Gary McClain, PhD, is a therapist, patient advocate, and writer who specializes in helping clients—as well as their family members and professional caregivers—deal with the emotional impact of chronic and life-threatening illnesses.
Q: Lately, I have been feeling so alone in dealing with my diabetes. I really have no one in my life that has ever had diabetes. I’m trying to take it more seriously, but everyone is telling me I’m fine! I feel like yelling at them and saying if I don‘t take good care of my disease it will affect my life later on. I want to live a long, healthy life. How do I get everyone to understand?
Dr. Gary says: I am sorry to hear that you are feeling so alone. Living with a chronic condition like diabetes can feel like a lonely road when you don’t have other people in your life who are traveling along beside you, to vent, to share, to support you. Nobody gets what it’s like being diabetic like another diabetic does. And, as you have experienced, many non-diabetics don’t get it at all. That’s why you might hear comments like, “You look fine. Have a piece of apple pie.”
What can you do about all those people around you who don’t understand your challenges? Here’s what I tell my clients: We can’t control what other people think, feel, or do. So for starters, it might help to lower your expectations for getting people to understand what it’s like to be diabetic. People are who they are.
But that doesn’t mean you shouldn’t try. Actions speak louder than words. Demonstrate to your friends and family members that you are committed to your diabetic self-care (like when you say no to that piece of apple pie). They will be more likely to take your diabetes seriously if you they see that you’re taking it seriously. Encourage them to ask questions. And try not to be disappointed when they don’t live up to your expectations. Be firm, for example, with those who encourage you to ignore your diet.
Your friends and family members may just not want to believe that you are diabetic and what that means for your life. That’s called denial. So a little compassion on your part might be helpful. Use teachable moments when they arise to let them know how they can support you while also providing reassurance that you are doing everything you can to stay healthy. Be patient. Over time, you may be able to recruit a few converts for your support team.
Take good care of yourself! Make yourself a priority by staying focused on your self-care routine and that long, healthy life you have planned for yourself. It all starts with you! And stay connected with your friends on Diabetic Connect. The most awesome support team on the planet is right here for you, my friend!
Q: I have had a year of surgeries, healing, and finally going back to work. I have put on 15 pounds from not being able to walk well, and after having had excellent diabetic control, I now find my Type 2 diabetes out of control. I need help getting myself back on track. Do you have any suggestions? P.S. I am also a 5th grade teacher and am exhausted at the end of my day. HELP!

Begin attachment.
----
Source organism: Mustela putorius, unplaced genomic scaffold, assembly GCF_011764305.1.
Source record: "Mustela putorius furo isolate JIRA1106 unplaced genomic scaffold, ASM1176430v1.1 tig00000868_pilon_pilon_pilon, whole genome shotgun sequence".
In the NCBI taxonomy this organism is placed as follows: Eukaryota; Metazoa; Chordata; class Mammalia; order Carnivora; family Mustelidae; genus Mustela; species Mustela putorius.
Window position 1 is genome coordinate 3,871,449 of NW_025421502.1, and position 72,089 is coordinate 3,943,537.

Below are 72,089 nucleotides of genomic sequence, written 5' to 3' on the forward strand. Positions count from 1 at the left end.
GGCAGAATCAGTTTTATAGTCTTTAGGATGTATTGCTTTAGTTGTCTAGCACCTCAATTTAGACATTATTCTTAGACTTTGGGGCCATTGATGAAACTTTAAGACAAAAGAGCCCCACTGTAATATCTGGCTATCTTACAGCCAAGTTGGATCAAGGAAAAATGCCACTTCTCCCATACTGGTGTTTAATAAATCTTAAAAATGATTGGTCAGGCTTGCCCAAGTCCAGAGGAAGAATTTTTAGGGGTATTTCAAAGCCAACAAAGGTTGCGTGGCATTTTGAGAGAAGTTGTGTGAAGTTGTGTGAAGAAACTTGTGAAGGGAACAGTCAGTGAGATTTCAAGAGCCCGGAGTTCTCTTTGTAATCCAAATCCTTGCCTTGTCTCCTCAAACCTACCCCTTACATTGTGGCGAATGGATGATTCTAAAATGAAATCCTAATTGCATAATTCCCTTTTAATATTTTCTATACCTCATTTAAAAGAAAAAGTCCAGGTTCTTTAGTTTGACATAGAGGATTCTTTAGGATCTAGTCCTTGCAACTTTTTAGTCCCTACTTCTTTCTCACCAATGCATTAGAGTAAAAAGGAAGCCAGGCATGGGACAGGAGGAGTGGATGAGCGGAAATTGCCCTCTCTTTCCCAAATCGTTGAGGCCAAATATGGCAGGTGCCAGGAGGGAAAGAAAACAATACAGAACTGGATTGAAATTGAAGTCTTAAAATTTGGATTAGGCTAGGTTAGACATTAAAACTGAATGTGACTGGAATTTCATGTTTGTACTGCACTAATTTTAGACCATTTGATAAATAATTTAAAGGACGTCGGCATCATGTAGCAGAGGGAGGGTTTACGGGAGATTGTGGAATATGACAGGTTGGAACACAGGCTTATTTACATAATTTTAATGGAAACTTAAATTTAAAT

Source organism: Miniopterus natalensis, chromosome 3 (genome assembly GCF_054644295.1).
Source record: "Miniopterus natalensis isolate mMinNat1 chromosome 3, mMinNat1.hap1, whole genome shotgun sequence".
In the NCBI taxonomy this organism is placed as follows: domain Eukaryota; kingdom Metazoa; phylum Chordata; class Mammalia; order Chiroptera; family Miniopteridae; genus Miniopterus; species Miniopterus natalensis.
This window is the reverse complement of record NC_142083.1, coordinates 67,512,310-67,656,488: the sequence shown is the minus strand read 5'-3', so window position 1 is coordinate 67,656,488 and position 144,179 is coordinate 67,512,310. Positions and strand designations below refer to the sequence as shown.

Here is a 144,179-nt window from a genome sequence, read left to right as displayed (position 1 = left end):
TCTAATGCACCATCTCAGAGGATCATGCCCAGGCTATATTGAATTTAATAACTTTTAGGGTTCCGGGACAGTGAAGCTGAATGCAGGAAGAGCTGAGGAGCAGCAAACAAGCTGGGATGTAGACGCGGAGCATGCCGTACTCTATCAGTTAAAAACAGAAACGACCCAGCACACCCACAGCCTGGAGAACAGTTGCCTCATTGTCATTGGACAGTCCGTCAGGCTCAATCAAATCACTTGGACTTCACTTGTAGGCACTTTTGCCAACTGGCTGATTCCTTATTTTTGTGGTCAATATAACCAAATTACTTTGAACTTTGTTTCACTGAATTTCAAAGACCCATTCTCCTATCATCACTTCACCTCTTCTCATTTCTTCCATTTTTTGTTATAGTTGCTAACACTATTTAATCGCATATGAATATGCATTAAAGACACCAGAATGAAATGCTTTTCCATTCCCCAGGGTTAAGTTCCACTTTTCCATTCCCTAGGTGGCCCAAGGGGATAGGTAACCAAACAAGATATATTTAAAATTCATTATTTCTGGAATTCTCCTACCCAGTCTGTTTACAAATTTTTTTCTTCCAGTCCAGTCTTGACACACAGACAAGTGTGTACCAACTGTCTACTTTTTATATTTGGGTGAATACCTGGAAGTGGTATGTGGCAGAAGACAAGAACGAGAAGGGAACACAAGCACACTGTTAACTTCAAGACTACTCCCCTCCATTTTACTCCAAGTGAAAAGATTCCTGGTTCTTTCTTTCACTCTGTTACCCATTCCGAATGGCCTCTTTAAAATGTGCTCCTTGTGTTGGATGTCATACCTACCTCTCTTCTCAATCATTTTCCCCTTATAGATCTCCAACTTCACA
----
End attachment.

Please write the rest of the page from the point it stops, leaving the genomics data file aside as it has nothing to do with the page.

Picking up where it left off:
Dr. Gary Says: Sounds like you got knocked off the horse and are having some trouble getting back on. Given what you have been through, it’s not surprising that your self-care routine was shaken up.
First, let’s take a look at that term “out of control.” Saying that your diabetes is out of control implies that getting control is already beyond your reach, that the situation is hopeless. End of story. But it’s not the end of the story. So how about if we dial back on the intensity here, and reframe your situation as “I have had to face a lot of challenges over the past year. My diabetic control is not back to where I want it to be. YET! But I know I can change that.” See the difference? Your diabetes can be better controlled because you are the one in control. Perception is reality.
Take a step back and define your goals. Sounds like better day-to-day self-care – and better numbers – is at the top of the list. Maybe followed by losing the 15 pounds you gained. My point is to decide what your priorities are so you can tackle them one by one. And don't pressure yourself to turn this around overnight.
Now, put your problem-solving hat on and develop a strategy for achieving these goals. What’s it going to take for you to take the best possible care of yourself each and every day? What are the steps? Given that your body was shaken up by a year of surgeries, it may be time to sit down with your doctor or a diabetes educator and see if you need to tweak your self-care plan, given the surgery as well as your return to a high-stress job. It may be time to make some changes in your routine. Or a better way to say it: you have an opportunity to make some changes in your routine.
Be kind to yourself. Keep an eye on that negative self-talk about what’s not going well when it comes up. Give yourself lots of credit for dealing with a year of challenges and getting back to your life. Watch your work-life balance, and build in rest and rejuvenation into your life. Even if you have to schedule it. And get lots of support.
Life is a process, with some bumps and twists along the way. What’s important is to pick yourself up and get back on the road. Remember: One step at a time.
To learn more about this topic:
Adjusting Expectations to Meet the Reality of Diabetes
Three Key Factors to Diabetes Control
Dr. Gary McClain is a therapist, patient advocate and educator who works primarily with individuals facing chronic medical conditions to help them cope with the emotional side of their illness. In this series, Dr. Gary answers questions from the Diabetic Connect community about how to cope with the mental and emotional challenges of diabetes.
Do you have a question for Dr. Gary? Email it to firstname.lastname@example.org.